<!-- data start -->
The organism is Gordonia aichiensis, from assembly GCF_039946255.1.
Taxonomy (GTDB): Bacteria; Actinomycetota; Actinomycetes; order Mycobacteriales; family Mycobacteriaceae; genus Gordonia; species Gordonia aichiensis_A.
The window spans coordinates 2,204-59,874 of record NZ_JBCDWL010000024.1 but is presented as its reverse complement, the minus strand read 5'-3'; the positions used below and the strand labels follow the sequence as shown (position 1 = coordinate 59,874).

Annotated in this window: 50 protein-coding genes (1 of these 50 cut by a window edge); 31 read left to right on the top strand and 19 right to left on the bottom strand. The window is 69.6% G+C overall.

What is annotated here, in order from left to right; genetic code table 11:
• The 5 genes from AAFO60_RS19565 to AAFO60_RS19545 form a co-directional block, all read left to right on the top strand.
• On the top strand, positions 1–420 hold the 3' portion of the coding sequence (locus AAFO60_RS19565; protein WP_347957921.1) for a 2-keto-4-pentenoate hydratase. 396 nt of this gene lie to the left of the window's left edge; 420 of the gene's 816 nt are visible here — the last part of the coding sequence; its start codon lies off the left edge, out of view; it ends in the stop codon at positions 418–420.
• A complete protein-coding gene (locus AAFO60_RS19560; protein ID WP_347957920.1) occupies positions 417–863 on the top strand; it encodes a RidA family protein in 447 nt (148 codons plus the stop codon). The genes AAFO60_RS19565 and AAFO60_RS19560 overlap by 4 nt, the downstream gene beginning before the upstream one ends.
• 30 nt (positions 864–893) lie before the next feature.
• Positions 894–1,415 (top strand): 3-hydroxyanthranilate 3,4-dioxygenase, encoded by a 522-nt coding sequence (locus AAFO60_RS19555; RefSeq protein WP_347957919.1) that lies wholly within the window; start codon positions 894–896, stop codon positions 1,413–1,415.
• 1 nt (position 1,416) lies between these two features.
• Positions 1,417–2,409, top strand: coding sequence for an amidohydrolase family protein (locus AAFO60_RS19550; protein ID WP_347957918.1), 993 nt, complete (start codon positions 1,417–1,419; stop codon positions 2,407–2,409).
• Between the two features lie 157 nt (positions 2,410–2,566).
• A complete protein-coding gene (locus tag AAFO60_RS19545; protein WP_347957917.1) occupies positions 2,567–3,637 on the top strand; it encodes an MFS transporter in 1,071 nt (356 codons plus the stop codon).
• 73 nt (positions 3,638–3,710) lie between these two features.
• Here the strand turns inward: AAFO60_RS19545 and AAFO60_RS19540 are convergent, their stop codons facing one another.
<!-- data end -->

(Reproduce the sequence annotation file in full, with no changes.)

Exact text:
The organism is Gordonia aichiensis, from assembly GCF_039946255.1.
Taxonomy (GTDB): Bacteria; Actinomycetota; Actinomycetes; order Mycobacteriales; family Mycobacteriaceae; genus Gordonia; species Gordonia aichiensis_A.
The window spans coordinates 2,204-59,874 of record NZ_JBCDWL010000024.1 but is presented as its reverse complement, the minus strand read 5'-3'; the positions used below and the strand labels follow the sequence as shown (position 1 = coordinate 59,874).

Annotated in this window: 50 protein-coding genes (1 of these 50 cut by a window edge); 31 read left to right on the top strand and 19 right to left on the bottom strand. The window is 69.6% G+C overall.

What is annotated here, in order from left to right; genetic code table 11:
• The 5 genes from AAFO60_RS19565 to AAFO60_RS19545 form a co-directional block, all read left to right on the top strand.
• On the top strand, positions 1–420 hold the 3' portion of the coding sequence (locus AAFO60_RS19565; protein WP_347957921.1) for a 2-keto-4-pentenoate hydratase. 396 nt of this gene lie to the left of the window's left edge; 420 of the gene's 816 nt are visible here — the last part of the coding sequence; its start codon lies off the left edge, out of view; it ends in the stop codon at positions 418–420.
• A complete protein-coding gene (locus AAFO60_RS19560; protein ID WP_347957920.1) occupies positions 417–863 on the top strand; it encodes a RidA family protein in 447 nt (148 codons plus the stop codon). The genes AAFO60_RS19565 and AAFO60_RS19560 overlap by 4 nt, the downstream gene beginning before the upstream one ends.
• 30 nt (positions 864–893) lie before the next feature.
• Positions 894–1,415 (top strand): 3-hydroxyanthranilate 3,4-dioxygenase, encoded by a 522-nt coding sequence (locus AAFO60_RS19555; RefSeq protein WP_347957919.1) that lies wholly within the window; start codon positions 894–896, stop codon positions 1,413–1,415.
• 1 nt (position 1,416) lies between these two features.
• Positions 1,417–2,409, top strand: coding sequence for an amidohydrolase family protein (locus AAFO60_RS19550; protein ID WP_347957918.1), 993 nt, complete (start codon positions 1,417–1,419; stop codon positions 2,407–2,409).
• Between the two features lie 157 nt (positions 2,410–2,566).
• A complete protein-coding gene (locus tag AAFO60_RS19545; protein WP_347957917.1) occupies positions 2,567–3,637 on the top strand; it encodes an MFS transporter in 1,071 nt (356 codons plus the stop codon).
• 73 nt (positions 3,638–3,710) lie between these two features.
• Here the strand turns inward: AAFO60_RS19545 and AAFO60_RS19540 are convergent, their stop codons facing one another.